You can now ask Google's home speaker to tell you only good news — here's what it said when I tried it

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You can now ask Google's home speaker to tell you only good news — here's what it said when I tried it

  • Google Assistant can now tell you good news.
  • All you have to do is ask Google to "tell you something good."
  • CNBC's Todd Haselton walks you through some of the results.
Google Home
Source: Google
Google Home

Google recently introduced a new feature that will deliver good news when you ask it to. It's in trial, but should be available for the Google Home and any other device with Google Assistant installed, such as Android phones or iPhones with the Assistant app.

The results are curated from the Solutions Journalism Network, a group that gathers positive and feel-good stories from around the world. The results link directly to stories in outlets including The New York Times, BBC and NPR. In a blog post, Google said it enabled the feature because "it can feel like there are only problems out there," and it wants users to have a balanced media diet.

I decided to give it a try.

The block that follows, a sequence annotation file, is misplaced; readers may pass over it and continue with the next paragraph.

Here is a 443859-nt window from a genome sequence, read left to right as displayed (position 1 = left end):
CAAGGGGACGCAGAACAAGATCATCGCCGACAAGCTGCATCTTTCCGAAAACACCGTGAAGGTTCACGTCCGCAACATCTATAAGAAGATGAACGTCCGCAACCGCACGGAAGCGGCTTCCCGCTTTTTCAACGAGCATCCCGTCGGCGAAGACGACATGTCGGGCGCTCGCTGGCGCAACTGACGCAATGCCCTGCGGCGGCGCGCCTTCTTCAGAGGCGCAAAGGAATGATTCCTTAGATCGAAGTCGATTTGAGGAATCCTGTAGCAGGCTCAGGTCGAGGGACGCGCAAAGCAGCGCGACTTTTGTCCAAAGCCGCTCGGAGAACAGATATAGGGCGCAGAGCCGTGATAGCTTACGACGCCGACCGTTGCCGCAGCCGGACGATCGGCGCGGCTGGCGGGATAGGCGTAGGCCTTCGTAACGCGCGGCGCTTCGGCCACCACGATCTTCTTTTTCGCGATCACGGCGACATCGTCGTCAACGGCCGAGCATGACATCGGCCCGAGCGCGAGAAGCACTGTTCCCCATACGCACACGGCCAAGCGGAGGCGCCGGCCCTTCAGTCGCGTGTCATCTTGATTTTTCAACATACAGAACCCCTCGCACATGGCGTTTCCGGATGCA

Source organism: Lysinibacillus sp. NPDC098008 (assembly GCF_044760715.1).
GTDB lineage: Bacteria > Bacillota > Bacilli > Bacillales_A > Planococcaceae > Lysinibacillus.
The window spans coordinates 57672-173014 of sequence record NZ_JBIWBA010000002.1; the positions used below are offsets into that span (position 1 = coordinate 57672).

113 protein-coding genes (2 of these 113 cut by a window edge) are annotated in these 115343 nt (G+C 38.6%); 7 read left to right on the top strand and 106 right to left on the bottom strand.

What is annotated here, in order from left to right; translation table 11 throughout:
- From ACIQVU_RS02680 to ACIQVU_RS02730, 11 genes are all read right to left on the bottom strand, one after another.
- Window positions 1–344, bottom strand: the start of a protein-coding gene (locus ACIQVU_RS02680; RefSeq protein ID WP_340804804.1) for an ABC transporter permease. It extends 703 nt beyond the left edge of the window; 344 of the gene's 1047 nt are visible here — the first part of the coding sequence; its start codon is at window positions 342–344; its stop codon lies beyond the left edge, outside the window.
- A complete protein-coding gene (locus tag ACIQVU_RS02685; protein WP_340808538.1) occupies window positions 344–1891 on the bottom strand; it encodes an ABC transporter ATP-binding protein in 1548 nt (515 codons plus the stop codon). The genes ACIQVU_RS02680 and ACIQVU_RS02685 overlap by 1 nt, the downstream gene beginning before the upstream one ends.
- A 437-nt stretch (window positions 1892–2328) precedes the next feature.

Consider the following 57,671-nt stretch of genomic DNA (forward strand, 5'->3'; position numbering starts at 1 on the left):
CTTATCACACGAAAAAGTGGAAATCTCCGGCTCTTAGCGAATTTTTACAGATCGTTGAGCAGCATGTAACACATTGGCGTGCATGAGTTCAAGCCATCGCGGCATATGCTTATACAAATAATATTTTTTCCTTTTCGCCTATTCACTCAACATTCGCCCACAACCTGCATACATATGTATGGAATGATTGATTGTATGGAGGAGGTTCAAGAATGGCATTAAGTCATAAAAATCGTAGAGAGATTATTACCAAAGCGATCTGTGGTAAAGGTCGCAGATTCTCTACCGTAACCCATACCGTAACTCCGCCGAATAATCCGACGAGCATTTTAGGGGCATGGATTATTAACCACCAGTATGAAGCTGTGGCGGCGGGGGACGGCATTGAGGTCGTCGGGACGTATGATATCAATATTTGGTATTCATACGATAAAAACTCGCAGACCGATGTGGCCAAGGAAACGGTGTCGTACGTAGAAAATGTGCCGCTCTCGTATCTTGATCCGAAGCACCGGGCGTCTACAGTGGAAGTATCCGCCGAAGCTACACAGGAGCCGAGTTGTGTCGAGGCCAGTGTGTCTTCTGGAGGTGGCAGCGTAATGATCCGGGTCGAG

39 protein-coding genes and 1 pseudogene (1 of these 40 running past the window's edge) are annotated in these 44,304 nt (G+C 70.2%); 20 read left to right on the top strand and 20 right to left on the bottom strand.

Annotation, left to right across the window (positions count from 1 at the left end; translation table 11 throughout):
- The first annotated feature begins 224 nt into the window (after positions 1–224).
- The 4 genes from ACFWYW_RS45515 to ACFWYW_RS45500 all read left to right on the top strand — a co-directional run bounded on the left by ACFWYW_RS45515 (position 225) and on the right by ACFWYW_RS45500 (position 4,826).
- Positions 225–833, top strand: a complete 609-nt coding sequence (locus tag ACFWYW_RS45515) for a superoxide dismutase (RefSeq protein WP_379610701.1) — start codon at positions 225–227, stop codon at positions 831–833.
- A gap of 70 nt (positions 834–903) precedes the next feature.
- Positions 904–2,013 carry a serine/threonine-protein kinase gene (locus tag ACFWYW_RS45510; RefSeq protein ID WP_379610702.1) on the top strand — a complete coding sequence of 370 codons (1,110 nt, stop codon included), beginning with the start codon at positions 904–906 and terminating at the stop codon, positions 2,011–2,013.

First, I just said "OK Google, tell me something good" through the Google Assistant on my phone. Then, it delivered some heartwarming news. Here's a sample of some of the results I got.

A place to play, on wheels or feet

"In San Antonio, there is a water park and an amusement park where children with disabilities can go on every ride. This park allows children with even severe disabilities to play alongside their friends."

The data donators

"The voluntary donation of data for medical research is on the rise. Apps enable thousands of volunteers to share their health data, which is giving scientists new research leads on arthritis and Parkinson's disease."

Utah reduced chronic homelessness by 91 percent

In a decade, Utah reduced chronic homelessness by 91 percent. Its Housing First approach prioritizes getting people sheltered, before providing additional social services.

You can try it, too

With each response, Google provides a link to read the full article. One problem is that the stories aren't necessarily new. The Utah article above was from 2015, for example. Still, if you want a quick feel-good story whenever you want, try asking Google to tell you something good.